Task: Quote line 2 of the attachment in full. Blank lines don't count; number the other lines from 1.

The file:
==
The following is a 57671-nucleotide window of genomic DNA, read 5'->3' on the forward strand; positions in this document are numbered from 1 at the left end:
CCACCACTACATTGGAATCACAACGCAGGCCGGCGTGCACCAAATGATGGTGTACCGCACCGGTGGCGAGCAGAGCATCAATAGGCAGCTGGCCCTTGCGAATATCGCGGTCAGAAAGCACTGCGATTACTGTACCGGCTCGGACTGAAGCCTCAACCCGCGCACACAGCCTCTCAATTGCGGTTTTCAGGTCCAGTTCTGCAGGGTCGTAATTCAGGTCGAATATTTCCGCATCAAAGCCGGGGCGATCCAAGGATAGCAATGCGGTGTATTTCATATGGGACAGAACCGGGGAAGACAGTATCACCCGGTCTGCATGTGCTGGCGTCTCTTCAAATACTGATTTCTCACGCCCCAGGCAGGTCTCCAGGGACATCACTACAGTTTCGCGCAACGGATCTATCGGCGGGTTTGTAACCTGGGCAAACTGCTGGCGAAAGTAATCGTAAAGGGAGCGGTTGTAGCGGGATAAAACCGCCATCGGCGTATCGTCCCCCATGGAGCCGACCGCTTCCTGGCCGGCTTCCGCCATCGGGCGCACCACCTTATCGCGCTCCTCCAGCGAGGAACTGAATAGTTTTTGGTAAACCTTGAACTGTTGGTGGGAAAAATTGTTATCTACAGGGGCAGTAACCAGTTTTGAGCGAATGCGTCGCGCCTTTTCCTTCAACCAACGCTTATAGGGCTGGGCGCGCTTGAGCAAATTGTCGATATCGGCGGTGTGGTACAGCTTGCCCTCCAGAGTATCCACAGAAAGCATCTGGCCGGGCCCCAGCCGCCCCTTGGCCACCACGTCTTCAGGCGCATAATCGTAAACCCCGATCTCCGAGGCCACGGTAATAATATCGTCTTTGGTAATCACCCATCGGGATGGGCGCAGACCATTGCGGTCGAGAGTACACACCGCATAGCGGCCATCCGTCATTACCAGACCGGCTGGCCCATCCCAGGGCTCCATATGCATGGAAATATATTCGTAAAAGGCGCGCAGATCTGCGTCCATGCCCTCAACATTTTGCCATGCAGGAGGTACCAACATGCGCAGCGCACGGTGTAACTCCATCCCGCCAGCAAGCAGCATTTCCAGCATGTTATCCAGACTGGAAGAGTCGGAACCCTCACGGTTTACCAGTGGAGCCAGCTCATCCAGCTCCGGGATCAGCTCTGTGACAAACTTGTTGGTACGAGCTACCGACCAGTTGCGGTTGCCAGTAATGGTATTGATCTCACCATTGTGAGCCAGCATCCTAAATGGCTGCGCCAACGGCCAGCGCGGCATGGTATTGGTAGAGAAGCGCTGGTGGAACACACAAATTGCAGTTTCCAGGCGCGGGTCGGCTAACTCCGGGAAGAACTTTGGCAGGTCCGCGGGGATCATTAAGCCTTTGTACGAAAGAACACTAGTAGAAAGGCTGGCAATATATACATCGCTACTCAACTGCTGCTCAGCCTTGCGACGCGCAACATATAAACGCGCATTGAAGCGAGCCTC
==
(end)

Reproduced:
CCACCACTACATTGGAATCACAACGCAGGCCGGCGTGCACCAAATGATGGTGTACCGCACCGGTGGCGAGCAGAGCATCAATAGGCAGCTGGCCCTTGCGAATATCGCGGTCAGAAAGCACTGCGATTACTGTACCGGCTCGGACTGAAGCCTCAACCCGCGCACACAGCCTCTCAATTGCGGTTTTCAGGTCCAGTTCTGCAGGGTCGTAATTCAGGTCGAATATTTCCGCATCAAAGCCGGGGCGATCCAAGGATAGCAATGCGGTGTATTTCATATGGGACAGAACCGGGGAAGACAGTATCACCCGGTCTGCATGTGCTGGCGTCTCTTCAAATACTGATTTCTCACGCCCCAGGCAGGTCTCCAGGGACATCACTACAGTTTCGCGCAACGGATCTATCGGCGGGTTTGTAACCTGGGCAAACTGCTGGCGAAAGTAATCGTAAAGGGAGCGGTTGTAGCGGGATAAAACCGCCATCGGCGTATCGTCCCCCATGGAGCCGACCGCTTCCTGGCCGGCTTCCGCCATCGGGCGCACCACCTTATCGCGCTCCTCCAGCGAGGAACTGAATAGTTTTTGGTAAACCTTGAACTGTTGGTGGGAAAAATTGTTATCTACAGGGGCAGTAACCAGTTTTGAGCGAATGCGTCGCGCCTTTTCCTTCAACCAACGCTTATAGGGCTGGGCGCGCTTGAGCAAATTGTCGATATCGGCGGTGTGGTACAGCTTGCCCTCCAGAGTATCCACAGAAAGCATCTGGCCGGGCCCCAGCCGCCCCTTGGCCACCACGTCTTCAGGCGCATAATCGTAAACCCCGATCTCCGAGGCCACGGTAATAATATCGTCTTTGGTAATCACCCATCGGGATGGGCGCAGACCATTGCGGTCGAGAGTACACACCGCATAGCGGCCATCCGTCATTACCAGACCGGCTGGCCCATCCCAGGGCTCCATATGCATGGAAATATATTCGTAAAAGGCGCGCAGATCTGCGTCCATGCCCTCAACATTTTGCCATGCAGGAGGTACCAACATGCGCAGCGCACGGTGTAACTCCATCCCGCCAGCAAGCAGCATTTCCAGCATGTTATCCAGACTGGAAGAGTCGGAACCCTCACGGTTTACCAGTGGAGCCAGCTCATCCAGCTCCGGGATCAGCTCTGTGACAAACTTGTTGGTACGAGCTACCGACCAGTTGCGGTTGCCAGTAATGGTATTGATCTCACCATTGTGAGCCAGCATCCTAAATGGCTGCGCCAACGGCCAGCGCGGCATGGTATTGGTAGAGAAGCGCTGGTGGAACACACAAATTGCAGTTTCCAGGCGCGGGTCGGCTAACTCCGGGAAGAACTTTGGCAGGTCCGCGGGGATCATTAAGCCTTTGTACGAAAGAACACTAGTAGAAAGGCTGGCAATATATACATCGCTACTCAACTGCTGCTCAGCCTTGCGACGCGCAACATATAAACGCGCATTGAAGCGAGCCTC